Welcome back everyone! Before we leave summer for the excitement of the new semester, Lindsey Smith has this report on a recent event co-sponsored by American Studies and spearheaded by Lydia Cheshewalla (thanks, Lydia, for including us!) and Fire Thief Productions, an indigenous-owned and operated film production unit in Tulsa.
OSU American Studies and Firethief Productions hosted a screening of short films by Indigenous women at the Circle Cinema last night. Sterlin Harjo (Creek/Seminole filmmaker) and Lydia Cheshewalla (Osage artist) organized and introduced the films.
The screening featured five short films from Canadian Indigenous women filmmakers. The first, Elle-Maija Tailfeathers’s “A Red Girl’s Reasoning,” addresses the crisis of violence against Indigenous women in North America through a vision of vigilante justice. Within the context of the thousands of missing or murdered First Nations women in Canada (now spurring a national inquiry under the Trudeau administration), the film’s stark, film noir overtones emphasize the need for justice for victims of sexual assault. The other films, from Toronto’s Embargo Collective, included shorts by Tailfeathers, Caroline Monnet, Lisa Jackson, Zoe Leigh Hopkins, and Alethea Arnaquq-Baril. These films, with characters negotiating issues of sexuality, parenthood, grief, and a need for connection within colonized Indigenous communities, all represent new challenges for the filmmakers, who as part of the Collective agree to push themselves in new filmmaking directions.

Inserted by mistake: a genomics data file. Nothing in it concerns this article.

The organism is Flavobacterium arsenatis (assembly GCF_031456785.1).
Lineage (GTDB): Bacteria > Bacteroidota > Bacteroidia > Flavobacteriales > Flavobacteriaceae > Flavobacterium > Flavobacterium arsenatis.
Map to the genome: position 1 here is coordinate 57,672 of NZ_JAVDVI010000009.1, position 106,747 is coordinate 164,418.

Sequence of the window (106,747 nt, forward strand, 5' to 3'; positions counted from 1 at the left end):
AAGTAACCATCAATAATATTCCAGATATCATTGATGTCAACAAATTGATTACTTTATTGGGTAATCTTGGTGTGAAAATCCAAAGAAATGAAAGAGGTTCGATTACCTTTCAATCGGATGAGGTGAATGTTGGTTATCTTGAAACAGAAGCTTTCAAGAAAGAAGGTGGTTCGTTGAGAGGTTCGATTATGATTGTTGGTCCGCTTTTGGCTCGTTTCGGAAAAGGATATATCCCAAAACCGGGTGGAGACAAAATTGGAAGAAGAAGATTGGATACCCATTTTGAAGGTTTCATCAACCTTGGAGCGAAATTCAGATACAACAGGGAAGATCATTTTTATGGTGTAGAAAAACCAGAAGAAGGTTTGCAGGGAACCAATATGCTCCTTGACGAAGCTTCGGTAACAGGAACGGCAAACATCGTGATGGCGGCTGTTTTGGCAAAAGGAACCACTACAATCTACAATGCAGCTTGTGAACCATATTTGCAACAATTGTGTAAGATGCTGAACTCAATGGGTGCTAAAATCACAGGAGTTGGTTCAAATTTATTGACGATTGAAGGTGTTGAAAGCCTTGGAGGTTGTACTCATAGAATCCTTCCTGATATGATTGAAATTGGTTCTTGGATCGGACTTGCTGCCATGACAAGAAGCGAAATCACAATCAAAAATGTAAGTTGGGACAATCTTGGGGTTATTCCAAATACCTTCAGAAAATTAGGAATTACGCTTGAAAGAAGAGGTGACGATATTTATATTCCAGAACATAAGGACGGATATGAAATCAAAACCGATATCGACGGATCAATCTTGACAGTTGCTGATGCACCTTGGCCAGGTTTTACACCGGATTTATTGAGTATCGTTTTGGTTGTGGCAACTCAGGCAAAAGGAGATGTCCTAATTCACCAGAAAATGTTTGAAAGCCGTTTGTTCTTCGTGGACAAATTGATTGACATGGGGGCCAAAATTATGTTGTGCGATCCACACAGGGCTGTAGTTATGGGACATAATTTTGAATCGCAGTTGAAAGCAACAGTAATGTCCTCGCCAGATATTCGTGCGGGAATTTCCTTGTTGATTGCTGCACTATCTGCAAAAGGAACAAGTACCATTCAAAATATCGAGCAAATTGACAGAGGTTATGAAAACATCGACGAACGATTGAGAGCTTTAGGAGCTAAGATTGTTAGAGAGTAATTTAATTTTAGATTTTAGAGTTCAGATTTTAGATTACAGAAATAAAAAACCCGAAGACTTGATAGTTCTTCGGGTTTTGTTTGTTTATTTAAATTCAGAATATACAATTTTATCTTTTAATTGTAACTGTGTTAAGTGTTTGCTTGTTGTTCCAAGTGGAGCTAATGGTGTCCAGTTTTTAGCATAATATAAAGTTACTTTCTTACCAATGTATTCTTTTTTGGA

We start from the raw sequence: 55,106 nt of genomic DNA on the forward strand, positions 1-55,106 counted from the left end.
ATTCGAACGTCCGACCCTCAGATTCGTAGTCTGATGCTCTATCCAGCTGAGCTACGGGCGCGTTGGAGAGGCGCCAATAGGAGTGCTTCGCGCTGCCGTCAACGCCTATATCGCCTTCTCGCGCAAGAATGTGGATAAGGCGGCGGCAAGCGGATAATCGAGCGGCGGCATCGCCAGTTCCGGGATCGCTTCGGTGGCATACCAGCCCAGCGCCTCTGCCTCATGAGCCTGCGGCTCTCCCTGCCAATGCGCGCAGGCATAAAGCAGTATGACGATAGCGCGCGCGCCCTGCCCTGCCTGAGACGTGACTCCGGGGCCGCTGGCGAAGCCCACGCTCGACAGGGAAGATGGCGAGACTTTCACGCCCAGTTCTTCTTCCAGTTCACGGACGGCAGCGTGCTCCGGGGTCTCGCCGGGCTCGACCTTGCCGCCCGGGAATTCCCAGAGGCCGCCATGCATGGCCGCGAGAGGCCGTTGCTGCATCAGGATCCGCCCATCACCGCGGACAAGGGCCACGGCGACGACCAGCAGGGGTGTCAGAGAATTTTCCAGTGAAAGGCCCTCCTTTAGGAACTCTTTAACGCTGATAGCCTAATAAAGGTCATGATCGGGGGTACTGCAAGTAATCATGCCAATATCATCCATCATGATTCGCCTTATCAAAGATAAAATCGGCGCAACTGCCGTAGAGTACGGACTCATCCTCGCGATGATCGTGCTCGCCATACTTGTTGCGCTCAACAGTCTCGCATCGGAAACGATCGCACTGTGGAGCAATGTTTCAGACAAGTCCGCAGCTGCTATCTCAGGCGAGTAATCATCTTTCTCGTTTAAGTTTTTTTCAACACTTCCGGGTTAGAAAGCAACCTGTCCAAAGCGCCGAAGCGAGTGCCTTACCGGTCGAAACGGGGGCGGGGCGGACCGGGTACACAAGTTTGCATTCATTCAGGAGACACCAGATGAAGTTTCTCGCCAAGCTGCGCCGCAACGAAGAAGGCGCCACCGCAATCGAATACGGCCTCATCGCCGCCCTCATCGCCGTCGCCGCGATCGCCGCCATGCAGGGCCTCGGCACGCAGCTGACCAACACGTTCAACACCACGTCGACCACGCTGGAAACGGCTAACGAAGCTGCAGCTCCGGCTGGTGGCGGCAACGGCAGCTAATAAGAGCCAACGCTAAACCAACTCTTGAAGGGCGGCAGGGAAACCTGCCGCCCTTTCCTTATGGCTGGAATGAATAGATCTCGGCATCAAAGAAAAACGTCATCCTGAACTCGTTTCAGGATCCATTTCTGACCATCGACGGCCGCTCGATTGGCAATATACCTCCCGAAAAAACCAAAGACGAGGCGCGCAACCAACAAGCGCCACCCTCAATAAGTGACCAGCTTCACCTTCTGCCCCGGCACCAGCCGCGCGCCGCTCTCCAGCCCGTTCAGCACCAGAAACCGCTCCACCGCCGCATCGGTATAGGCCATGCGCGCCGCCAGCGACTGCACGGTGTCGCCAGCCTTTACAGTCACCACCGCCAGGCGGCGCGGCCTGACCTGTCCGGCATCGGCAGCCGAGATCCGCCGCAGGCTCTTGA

Dr. Smith will be teaching “A Red Girl’s Reasoning” in her ENGL 3153 class this fall. There’s still time to sign up!
See the Facebook event for more details on what you (and I) missed: https://www.facebook.com/events/1032184780162758/